heig

Franzmann Spurgeon tousing at metzpoint.nl
Sun Aug 30 14:47:55 PDT 2009


 the rounds in the early morning who spoke to Ensign Darrin and awakened
him. "Is the ship under way?" asked Dave, rolling over and opening his
eyes. "Aye, aye, sir," responded the orderly, who then wheeled and
departed. Dave was quickly out of his berth, and dressed in time to join
the gathering throng of the "Hudson's" officers in the ward-room, where
every officer, except the captain, takes his meals. "Have you heard the
port for which we're bound, Danny?" Darrin asked his chum. "Not a word,"
replied Dalzell, shaking his head. "Perhaps we shall find out at
breakfast," commented Dave. A minute later the signal came for the
officers to seat themselves. Then, after orders had been given to the
attentive Filipino boys, who served as mess attendants, a buzz of
conversation ran around the table. Soon the heavy, booming voice of
Lieutenant Commander Metson was heard as he asked Commander Dawson, the
executive officer: "Sir, are we privileged to ask our port of
destination?" This is a question often put to the executive officer of a
war vessel, for ninety-nine times out of a hundred he knows the answer.
He _may_ smile and reply: "I do not know." Sometimes the executive
officer, who is the captain's confidential man, has good reasons for not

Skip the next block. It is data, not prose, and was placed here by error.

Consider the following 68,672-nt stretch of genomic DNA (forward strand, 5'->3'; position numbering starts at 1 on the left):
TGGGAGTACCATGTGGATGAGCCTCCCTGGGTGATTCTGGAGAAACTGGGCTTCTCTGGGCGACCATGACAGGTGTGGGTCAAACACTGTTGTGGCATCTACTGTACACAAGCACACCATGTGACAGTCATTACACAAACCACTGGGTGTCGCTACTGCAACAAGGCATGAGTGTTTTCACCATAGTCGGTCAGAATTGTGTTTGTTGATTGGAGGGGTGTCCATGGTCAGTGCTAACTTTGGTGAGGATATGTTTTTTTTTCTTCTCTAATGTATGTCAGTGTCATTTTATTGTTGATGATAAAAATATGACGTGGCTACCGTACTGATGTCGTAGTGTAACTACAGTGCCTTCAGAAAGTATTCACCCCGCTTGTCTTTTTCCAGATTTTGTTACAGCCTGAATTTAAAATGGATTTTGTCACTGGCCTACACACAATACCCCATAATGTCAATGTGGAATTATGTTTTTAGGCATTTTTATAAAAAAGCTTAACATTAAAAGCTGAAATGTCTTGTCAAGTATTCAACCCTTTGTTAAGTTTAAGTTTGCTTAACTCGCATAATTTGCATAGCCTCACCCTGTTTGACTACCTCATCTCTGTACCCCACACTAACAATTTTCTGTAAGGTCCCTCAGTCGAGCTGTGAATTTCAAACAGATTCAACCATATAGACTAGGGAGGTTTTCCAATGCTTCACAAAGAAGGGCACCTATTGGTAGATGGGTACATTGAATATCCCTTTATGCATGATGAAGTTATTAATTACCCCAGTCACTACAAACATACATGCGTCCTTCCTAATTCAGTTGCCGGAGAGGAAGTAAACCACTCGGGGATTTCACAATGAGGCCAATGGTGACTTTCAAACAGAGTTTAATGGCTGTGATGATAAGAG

divulging the destination of the ship. In that case his denial of
knowledge is understood to be only a courteous statement that he does
not deem it discreet to name the port of destination. But in this
instance Commander Dawson smiled and replied: "I will not make any
secret of our destination so far as I know it. We are bound for some
port on the Riviera. It may be Nice, or perhaps Monte Carlo. I am
informed that the admiral has not yet decided definitely. I shall be
quite ready to tell you, Mr. Metson, as soon as I know." "Thank you,
sir," courteously acknowledged the lieutenant commander. During this
interval the buzz of conversation had died down. It soon began again.
"The Riviera!" exclaimed Ensign Dalzell jubilantly, though in a low tone
intended mainly for his chum's ear. "I have always wanted to see that
busy little strip of beach." The Riviera, as will be seen by reference
to a map of Southern Europe, is a narrow strip of land, between the
mountains and the sea, running around the Gulf of 
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